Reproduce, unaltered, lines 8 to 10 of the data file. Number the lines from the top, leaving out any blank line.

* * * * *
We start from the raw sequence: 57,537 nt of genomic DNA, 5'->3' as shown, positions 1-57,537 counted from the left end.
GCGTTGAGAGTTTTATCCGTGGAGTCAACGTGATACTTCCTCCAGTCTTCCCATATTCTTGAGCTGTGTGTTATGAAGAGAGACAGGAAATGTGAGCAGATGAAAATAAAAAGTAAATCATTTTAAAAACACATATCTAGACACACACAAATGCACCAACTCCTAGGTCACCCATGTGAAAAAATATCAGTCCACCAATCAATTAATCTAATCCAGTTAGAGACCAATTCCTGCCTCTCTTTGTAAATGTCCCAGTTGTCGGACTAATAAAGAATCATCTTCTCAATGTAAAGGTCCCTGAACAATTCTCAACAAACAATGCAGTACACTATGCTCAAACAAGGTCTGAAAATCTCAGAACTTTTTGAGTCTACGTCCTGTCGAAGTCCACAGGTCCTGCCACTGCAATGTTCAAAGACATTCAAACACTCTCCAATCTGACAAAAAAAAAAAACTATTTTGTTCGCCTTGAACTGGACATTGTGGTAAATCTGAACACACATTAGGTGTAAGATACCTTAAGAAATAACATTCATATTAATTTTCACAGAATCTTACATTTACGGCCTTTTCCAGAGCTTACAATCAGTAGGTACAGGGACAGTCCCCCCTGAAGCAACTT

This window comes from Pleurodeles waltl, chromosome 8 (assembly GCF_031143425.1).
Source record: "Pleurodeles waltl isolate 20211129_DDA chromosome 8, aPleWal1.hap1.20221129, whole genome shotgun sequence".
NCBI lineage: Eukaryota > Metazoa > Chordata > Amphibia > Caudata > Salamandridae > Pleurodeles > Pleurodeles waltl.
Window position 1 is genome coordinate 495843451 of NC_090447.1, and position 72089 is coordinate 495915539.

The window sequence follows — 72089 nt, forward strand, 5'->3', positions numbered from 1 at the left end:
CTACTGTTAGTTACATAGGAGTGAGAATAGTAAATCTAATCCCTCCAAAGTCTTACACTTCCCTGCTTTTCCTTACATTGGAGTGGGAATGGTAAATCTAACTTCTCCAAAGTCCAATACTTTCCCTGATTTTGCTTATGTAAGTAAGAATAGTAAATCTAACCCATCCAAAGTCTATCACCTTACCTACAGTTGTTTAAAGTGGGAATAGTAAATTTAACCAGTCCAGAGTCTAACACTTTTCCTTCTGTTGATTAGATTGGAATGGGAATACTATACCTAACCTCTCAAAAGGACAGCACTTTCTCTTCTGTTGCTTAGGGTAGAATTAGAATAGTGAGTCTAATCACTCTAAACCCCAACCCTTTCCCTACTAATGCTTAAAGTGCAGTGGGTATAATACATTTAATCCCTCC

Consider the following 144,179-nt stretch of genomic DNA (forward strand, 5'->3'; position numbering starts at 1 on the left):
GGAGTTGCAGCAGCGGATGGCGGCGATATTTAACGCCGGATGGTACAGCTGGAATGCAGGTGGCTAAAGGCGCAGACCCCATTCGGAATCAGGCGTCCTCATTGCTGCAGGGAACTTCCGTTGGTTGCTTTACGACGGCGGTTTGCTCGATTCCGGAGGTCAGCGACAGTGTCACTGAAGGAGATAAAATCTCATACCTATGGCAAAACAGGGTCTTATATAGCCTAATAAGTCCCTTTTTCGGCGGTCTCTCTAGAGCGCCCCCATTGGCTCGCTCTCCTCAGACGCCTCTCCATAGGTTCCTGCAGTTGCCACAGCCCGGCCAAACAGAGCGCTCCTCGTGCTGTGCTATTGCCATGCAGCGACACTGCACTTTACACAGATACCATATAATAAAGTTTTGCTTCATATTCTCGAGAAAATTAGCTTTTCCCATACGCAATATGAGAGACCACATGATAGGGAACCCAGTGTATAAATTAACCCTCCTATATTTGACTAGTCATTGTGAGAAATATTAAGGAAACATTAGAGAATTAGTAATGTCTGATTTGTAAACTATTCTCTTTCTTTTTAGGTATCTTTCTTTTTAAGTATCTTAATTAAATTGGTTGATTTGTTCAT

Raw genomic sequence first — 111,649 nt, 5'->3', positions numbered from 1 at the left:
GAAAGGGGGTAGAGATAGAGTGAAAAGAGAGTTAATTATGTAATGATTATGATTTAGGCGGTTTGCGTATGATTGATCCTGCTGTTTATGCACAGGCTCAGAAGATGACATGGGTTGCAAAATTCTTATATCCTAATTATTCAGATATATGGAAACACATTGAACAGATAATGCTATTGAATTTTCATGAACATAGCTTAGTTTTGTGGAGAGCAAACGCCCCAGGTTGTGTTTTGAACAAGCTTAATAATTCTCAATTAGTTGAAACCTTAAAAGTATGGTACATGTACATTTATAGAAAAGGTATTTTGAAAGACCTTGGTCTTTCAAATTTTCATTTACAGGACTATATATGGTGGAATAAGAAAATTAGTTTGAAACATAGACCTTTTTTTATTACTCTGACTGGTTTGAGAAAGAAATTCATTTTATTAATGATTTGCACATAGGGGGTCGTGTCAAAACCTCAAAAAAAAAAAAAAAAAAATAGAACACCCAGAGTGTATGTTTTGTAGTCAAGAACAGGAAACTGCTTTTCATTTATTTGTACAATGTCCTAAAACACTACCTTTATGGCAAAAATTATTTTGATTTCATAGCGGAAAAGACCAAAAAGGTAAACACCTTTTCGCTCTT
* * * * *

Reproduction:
CTACTGTTAGTTACATAGGAGTGAGAATAGTAAATCTAATCCCTCCAAAGTCTTACACTTCCCTGCTTTTCCTTACATTGGAGTGGGAATGGTAAATCTAACTTCTCCAAAGTCCAATACTTTCCCTGATTTTGCTTATGTAAGTAAGAATAGTAAATCTAACCCATCCAAAGTCTATCACCTTACCTACAGTTGTTTAAAGTGGGAATAGTAAATTTAACCAGTCCAGAGTCTAACACTTTTCCTTCTGTTGATTAGATTGGAATGGGAATACTATACCTAACCTCTCAAAAGGACAGCACTTTCTCTTCTGTTGCTTAGGGTAGAATTAGAATAGTGAGTCTAATCACTCTAAACCCCAACCCTTTCCCTACTAATGCTTAAAGTGCAGTGGGTATAATACATTTAATCCCTCC

Consider the following 144,179-nt stretch of genomic DNA (forward strand, 5'->3'; position numbering starts at 1 on the left):
GGAGTTGCAGCAGCGGATGGCGGCGATATTTAACGCCGGATGGTACAGCTGGAATGCAGGTGGCTAAAGGCGCAGACCCCATTCGGAATCAGGCGTCCTCATTGCTGCAGGGAACTTCCGTTGGTTGCTTTACGACGGCGGTTTGCTCGATTCCGGAGGTCAGCGACAGTGTCACTGAAGGAGATAAAATCTCATACCTATGGCAAAACAGGGTCTTATATAGCCTAATAAGTCCCTTTTTCGGCGGTCTCTCTAGAGCGCCCCCATTGGCTCGCTCTCCTCAGACGCCTCTCCATAGGTTCCTGCAGTTGCCACAGCCCGGCCAAACAGAGCGCTCCTCGTGCTGTGCTATTGCCATGCAGCGACACTGCACTTTACACAGATACCATATAATAAAGTTTTGCTTCATATTCTCGAGAAAATTAGCTTTTCCCATACGCAATATGAGAGACCACATGATAGGGAACCCAGTGTATAAATTAACCCTCCTATATTTGACTAGTCATTGTGAGAAATATTAAGGAAACATTAGAGAATTAGTAATGTCTGATTTGTAAACTATTCTCTTTCTTTTTAGGTATCTTTCTTTTTAAGTATCTTAATTAAATTGGTTGATTTGTTCAT